Converging mechanisms in ALS and FTD: disrupted RNA and protein homeostasis

Neuron. 2013 Aug 7;79(3):416-38. doi: 10.1016/j.neuron.2013.07.033.

Abstract

Breakthrough discoveries identifying common genetic causes for amyotrophic lateral sclerosis (ALS) and frontotemporal dementia (FTD) have transformed our view of these disorders. They share unexpectedly similar signatures, including dysregulation in common molecular players including TDP-43, FUS/TLS, ubiquilin-2, VCP, and expanded hexanucleotide repeats within the C9ORF72 gene. Dysfunction in RNA processing and protein homeostasis is an emerging theme. We present the case here that these two processes are intimately linked, with disease-initiated perturbation of either leading to further deviation of both protein and RNA homeostasis through a feedforward loop including cell-to-cell prion-like spread that may represent the mechanism for relentless disease progression.

Publication types

  • Research Support, N.I.H., Extramural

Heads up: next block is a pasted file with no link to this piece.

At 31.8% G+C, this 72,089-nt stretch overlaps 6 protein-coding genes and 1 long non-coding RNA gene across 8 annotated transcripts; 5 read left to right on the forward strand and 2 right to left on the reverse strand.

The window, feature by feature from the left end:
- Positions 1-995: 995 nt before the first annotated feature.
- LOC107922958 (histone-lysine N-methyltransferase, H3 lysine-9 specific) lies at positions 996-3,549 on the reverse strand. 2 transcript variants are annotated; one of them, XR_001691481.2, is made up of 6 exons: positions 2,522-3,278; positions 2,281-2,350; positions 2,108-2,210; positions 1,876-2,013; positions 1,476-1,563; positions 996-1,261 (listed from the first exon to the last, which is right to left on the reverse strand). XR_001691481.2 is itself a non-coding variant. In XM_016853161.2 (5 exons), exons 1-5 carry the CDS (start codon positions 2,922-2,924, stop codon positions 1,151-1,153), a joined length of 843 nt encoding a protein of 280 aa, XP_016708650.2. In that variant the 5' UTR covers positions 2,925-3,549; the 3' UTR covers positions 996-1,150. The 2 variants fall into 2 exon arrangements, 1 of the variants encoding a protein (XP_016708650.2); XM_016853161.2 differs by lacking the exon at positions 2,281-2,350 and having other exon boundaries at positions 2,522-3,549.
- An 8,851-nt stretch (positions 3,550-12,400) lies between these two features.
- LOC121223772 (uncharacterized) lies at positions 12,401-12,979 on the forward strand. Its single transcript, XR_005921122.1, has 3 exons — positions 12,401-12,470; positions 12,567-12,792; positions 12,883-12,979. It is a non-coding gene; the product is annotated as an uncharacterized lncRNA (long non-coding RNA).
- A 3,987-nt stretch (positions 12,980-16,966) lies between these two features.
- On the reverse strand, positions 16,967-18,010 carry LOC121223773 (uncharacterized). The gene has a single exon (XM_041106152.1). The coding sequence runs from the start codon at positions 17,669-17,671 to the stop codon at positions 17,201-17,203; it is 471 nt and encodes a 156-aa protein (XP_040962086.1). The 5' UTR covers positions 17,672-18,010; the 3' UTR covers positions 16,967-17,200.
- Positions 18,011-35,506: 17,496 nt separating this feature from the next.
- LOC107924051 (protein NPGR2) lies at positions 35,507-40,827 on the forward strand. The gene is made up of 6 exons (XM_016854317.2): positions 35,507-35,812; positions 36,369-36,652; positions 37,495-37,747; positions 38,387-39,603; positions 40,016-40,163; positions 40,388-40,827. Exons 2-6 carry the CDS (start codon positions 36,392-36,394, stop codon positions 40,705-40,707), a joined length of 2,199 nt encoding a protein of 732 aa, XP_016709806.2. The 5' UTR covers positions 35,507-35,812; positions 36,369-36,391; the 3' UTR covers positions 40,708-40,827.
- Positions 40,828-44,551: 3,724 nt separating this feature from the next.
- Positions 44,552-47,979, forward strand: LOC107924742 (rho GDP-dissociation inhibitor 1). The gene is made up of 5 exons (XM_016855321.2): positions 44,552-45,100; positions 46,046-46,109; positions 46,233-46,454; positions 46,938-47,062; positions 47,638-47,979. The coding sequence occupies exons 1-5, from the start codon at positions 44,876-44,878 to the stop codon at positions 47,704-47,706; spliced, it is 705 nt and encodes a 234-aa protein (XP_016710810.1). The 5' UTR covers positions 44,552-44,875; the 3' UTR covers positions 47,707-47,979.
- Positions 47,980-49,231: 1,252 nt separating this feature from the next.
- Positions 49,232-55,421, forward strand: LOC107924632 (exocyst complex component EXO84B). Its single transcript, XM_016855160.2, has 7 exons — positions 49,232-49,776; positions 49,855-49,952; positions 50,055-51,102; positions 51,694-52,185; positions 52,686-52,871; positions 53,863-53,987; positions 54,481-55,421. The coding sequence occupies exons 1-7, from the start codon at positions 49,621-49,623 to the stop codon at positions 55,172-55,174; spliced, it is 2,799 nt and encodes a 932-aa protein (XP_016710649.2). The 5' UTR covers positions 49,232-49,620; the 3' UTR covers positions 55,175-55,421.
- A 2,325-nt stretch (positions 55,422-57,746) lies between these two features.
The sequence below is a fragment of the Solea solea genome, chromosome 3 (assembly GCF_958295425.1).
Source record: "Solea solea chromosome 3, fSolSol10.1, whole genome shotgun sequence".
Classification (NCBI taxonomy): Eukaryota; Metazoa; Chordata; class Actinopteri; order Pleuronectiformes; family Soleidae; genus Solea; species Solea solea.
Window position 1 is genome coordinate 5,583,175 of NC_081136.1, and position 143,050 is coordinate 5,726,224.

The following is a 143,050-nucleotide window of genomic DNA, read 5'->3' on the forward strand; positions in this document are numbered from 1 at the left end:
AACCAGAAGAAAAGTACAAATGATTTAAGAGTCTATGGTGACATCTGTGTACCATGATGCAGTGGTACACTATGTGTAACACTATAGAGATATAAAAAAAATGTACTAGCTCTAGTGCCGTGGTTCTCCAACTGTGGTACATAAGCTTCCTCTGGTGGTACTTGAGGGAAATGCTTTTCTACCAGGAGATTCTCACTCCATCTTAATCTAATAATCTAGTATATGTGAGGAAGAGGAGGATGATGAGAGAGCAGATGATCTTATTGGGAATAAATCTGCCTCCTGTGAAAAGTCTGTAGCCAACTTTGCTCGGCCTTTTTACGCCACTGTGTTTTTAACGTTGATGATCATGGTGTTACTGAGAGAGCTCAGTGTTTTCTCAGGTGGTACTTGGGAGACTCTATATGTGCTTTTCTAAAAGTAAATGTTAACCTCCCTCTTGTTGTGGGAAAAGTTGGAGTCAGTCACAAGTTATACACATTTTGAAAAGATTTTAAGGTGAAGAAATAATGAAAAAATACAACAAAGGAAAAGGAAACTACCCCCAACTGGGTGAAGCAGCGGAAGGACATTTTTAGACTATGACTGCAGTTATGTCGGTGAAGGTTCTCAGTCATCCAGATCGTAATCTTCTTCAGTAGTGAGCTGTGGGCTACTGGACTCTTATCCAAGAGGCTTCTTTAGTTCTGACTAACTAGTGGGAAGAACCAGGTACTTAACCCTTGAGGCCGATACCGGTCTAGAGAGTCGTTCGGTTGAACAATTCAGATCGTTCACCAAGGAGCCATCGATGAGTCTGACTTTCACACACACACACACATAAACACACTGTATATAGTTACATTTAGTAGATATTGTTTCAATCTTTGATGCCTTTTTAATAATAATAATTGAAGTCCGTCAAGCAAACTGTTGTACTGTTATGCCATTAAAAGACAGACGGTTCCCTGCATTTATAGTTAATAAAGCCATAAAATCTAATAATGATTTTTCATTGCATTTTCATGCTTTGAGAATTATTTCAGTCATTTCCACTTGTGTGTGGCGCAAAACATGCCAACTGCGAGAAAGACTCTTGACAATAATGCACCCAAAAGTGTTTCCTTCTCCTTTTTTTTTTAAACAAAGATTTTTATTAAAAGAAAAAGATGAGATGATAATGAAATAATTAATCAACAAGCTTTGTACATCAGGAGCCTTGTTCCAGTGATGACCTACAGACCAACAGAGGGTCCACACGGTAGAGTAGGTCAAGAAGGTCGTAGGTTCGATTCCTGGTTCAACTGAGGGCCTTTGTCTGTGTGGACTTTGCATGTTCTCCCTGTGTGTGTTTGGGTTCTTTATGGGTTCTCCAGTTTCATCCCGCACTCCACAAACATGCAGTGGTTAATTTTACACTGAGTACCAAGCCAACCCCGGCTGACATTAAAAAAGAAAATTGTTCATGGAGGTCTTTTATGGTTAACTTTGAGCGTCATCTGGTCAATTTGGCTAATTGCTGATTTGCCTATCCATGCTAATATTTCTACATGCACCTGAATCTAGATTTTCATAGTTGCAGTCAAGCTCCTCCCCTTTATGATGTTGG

• Research Support, Non-U.S. Gov't
  • Review

MeSH terms

  • Adenosine Triphosphatases / genetics
  • Adenosine Triphosphatases / metabolism
  • Amyotrophic Lateral Sclerosis / genetics*
  • Animals
  • C9orf72 Protein
  • Cell Cycle Proteins / genetics
  • Cell Cycle Proteins / metabolism
  • DNA-Binding Proteins / genetics
  • DNA-Binding Proteins / metabolism
  • Frontotemporal Dementia / genetics*
  • Homeostasis / genetics*
  • Humans
  • Models, Biological
  • Mutation / genetics
  • Proteins / genetics
  • Proteins / metabolism*
  • RNA / metabolism*
  • RNA-Binding Protein FUS / genetics
  • RNA-Binding Protein FUS / metabolism
  • Ubiquitins / genetics
  • Ubiquitins / metabolism
  • Valosin Containing Protein

Substances

  • C9orf72 Protein
  • C9orf72 protein, human
  • Cell Cycle Proteins
  • DNA-Binding Proteins
  • Proteins
  • RNA-Binding Protein FUS
  • UBQLN2 protein, human
  • Ubiquitins
  • RNA
  • Adenosine Triphosphatases
  • VCP protein, human
  • Valosin Containing Protein